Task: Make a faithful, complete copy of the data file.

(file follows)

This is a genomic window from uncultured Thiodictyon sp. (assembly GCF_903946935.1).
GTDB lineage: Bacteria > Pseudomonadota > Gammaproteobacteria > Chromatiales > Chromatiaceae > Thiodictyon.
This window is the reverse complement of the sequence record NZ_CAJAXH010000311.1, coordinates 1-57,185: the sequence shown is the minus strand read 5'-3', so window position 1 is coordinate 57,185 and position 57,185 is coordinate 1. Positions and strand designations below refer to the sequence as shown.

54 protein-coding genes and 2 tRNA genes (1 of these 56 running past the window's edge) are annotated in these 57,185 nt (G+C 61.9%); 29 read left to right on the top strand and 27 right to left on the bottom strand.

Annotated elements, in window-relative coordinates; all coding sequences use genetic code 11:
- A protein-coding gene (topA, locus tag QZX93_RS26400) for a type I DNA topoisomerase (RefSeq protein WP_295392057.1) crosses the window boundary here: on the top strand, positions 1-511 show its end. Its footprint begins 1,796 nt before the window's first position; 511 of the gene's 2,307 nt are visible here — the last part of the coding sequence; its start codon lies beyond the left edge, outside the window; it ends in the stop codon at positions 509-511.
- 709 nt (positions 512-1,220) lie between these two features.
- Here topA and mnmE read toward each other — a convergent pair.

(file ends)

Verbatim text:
This is a genomic window from uncultured Thiodictyon sp. (assembly GCF_903946935.1).
GTDB lineage: Bacteria > Pseudomonadota > Gammaproteobacteria > Chromatiales > Chromatiaceae > Thiodictyon.
This window is the reverse complement of the sequence record NZ_CAJAXH010000311.1, coordinates 1-57,185: the sequence shown is the minus strand read 5'-3', so window position 1 is coordinate 57,185 and position 57,185 is coordinate 1. Positions and strand designations below refer to the sequence as shown.

54 protein-coding genes and 2 tRNA genes (1 of these 56 running past the window's edge) are annotated in these 57,185 nt (G+C 61.9%); 29 read left to right on the top strand and 27 right to left on the bottom strand.

Annotated elements, in window-relative coordinates; all coding sequences use genetic code 11:
- A protein-coding gene (topA, locus tag QZX93_RS26400) for a type I DNA topoisomerase (RefSeq protein WP_295392057.1) crosses the window boundary here: on the top strand, positions 1-511 show its end. Its footprint begins 1,796 nt before the window's first position; 511 of the gene's 2,307 nt are visible here — the last part of the coding sequence; its start codon lies beyond the left edge, outside the window; it ends in the stop codon at positions 509-511.
- 709 nt (positions 512-1,220) lie between these two features.
- Here topA and mnmE read toward each other — a convergent pair.